Today, we’re publishing the first (hello Kerbal Space Program) in what will become a regular series of reviews of games that aren’t finished.
That sounds a bit weird, so I wanted to explain a little bit about how we got to where we are.
We all understand that over the last couple of years, how many PC games are made, funded and profit has changed dramatically. Games are released early, well before they’re finished, as alphas and betas, to gather feedback and criticism from players and fans. Some of those games ask you to pay to access them. This is undoubtedly creating more and better games, but it’s also leaving a hole.
Traditionally, reviewers have only covered games that reach a finished, 1.0, release. But the gap between the initial and 1.0 release can take years. As a basic example, Minecraft entered alpha in 2010. It reached 1.0 nearly two years later. In that time, players could buy access for a small fee, but most games sites and magazines wouldn’t touch the game.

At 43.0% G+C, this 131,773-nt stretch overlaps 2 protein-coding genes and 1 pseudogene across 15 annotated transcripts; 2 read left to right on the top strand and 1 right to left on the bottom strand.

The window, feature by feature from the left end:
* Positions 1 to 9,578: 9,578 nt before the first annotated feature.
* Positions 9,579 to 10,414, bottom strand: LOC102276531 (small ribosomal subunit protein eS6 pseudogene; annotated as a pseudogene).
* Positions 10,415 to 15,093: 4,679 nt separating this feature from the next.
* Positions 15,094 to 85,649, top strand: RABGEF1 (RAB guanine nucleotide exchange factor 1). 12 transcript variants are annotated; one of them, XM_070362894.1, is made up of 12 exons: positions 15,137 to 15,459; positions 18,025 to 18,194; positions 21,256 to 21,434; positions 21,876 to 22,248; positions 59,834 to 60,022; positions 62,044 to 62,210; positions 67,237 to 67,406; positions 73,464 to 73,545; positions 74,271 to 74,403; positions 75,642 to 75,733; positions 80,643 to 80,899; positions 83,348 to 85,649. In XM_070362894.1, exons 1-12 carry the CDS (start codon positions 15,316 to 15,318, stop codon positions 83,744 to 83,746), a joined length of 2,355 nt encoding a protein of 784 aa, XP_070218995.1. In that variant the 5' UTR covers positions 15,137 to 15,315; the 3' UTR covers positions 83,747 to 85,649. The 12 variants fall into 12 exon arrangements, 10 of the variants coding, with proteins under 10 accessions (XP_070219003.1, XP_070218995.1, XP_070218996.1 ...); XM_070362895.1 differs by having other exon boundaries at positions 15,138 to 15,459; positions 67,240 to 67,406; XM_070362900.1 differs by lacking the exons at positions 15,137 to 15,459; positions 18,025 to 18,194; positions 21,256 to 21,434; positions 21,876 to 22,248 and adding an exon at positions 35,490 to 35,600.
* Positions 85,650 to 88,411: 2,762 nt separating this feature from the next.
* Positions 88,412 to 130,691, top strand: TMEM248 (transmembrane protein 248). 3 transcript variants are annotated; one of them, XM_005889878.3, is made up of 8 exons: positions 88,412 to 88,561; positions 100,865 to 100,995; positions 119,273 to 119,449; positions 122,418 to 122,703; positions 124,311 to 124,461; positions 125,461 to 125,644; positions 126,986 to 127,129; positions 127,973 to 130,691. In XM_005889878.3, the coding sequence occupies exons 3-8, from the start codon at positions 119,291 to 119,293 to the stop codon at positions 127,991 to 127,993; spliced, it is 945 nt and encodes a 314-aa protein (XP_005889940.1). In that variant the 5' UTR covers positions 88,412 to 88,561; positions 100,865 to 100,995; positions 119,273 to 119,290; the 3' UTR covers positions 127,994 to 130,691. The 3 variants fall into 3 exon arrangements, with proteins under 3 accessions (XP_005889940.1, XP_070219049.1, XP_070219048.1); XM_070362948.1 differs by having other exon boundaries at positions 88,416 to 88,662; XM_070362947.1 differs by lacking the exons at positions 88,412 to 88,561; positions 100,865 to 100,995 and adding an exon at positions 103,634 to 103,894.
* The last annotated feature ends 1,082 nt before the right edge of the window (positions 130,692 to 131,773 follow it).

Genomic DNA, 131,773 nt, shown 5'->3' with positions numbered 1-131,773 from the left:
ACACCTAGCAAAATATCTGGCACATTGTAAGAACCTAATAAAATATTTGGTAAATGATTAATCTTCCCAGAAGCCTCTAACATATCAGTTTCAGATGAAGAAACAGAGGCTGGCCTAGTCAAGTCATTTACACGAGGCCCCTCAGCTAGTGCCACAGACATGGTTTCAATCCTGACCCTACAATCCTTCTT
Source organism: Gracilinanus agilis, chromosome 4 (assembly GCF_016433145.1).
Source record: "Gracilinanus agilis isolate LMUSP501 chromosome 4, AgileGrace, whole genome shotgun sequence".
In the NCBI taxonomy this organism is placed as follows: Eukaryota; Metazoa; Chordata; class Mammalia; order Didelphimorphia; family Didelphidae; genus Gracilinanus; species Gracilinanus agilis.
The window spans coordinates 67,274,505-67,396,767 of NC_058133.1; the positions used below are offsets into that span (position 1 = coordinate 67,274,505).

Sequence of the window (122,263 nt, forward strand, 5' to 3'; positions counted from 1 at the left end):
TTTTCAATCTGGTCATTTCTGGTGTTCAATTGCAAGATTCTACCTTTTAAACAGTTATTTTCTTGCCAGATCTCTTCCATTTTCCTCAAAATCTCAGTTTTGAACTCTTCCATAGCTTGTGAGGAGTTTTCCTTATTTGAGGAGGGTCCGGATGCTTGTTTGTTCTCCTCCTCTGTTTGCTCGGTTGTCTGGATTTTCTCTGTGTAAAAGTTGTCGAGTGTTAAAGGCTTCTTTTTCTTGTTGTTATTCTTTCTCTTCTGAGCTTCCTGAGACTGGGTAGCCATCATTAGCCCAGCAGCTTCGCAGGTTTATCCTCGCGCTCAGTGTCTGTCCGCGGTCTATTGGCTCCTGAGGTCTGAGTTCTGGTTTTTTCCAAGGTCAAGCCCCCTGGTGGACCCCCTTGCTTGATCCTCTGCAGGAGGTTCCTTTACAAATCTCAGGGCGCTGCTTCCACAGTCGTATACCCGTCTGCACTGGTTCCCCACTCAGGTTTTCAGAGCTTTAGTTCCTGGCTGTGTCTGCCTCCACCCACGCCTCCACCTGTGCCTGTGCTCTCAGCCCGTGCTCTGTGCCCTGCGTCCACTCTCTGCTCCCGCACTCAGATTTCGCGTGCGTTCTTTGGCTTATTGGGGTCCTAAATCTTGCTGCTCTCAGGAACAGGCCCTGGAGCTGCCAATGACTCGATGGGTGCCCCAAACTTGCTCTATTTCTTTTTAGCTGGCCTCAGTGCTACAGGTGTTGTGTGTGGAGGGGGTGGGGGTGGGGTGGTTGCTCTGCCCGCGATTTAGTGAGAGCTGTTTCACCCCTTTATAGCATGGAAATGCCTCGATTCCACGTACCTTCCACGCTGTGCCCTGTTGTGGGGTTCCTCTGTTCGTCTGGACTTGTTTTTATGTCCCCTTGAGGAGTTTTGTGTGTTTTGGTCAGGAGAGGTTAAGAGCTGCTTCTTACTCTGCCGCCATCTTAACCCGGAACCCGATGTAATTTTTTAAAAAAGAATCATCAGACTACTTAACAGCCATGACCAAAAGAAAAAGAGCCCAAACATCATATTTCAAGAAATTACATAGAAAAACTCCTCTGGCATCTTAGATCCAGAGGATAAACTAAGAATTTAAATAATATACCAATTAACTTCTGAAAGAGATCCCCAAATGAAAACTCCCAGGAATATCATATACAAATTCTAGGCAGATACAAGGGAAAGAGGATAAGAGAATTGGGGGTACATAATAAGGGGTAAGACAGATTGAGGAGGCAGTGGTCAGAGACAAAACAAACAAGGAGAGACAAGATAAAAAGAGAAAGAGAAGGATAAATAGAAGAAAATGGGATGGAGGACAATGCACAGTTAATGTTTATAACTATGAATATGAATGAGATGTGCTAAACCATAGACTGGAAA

For a start, talking about great games is why we’re here. Saying why they’re good or not, and giving you recommendations is what makes this job fun. Some games, though, just aren’t good or fun, or worth your money. We’d like to be able to tell you to stay away, but acknowledge that the game might get better.
But slapping a 3 or 4 out of 10 on a game that could, should and probably will get better, isn’t fair.
Here are the principles that will guide us from now on.
If a game is available and it costs money to access, we believe it is fair game to review. If the game is unfinished, we don’t believe we should score that game. For games that are unfinished but available to purchase, we’ll review those games and give a binary verdict: either “Buy”, or “Wait”. When that game is completed, we’ll offer a score.
When we give a score, we do not expect to change that score unless a major expansion or revamp is undertaken by the developers.
We hope that our reviews will help guide your game purchases – whether they’re of finished and complete games, or alphas, or betas, or anything in between. If you’ve any feedback, let us know in the comments or via email.
Thanks for reading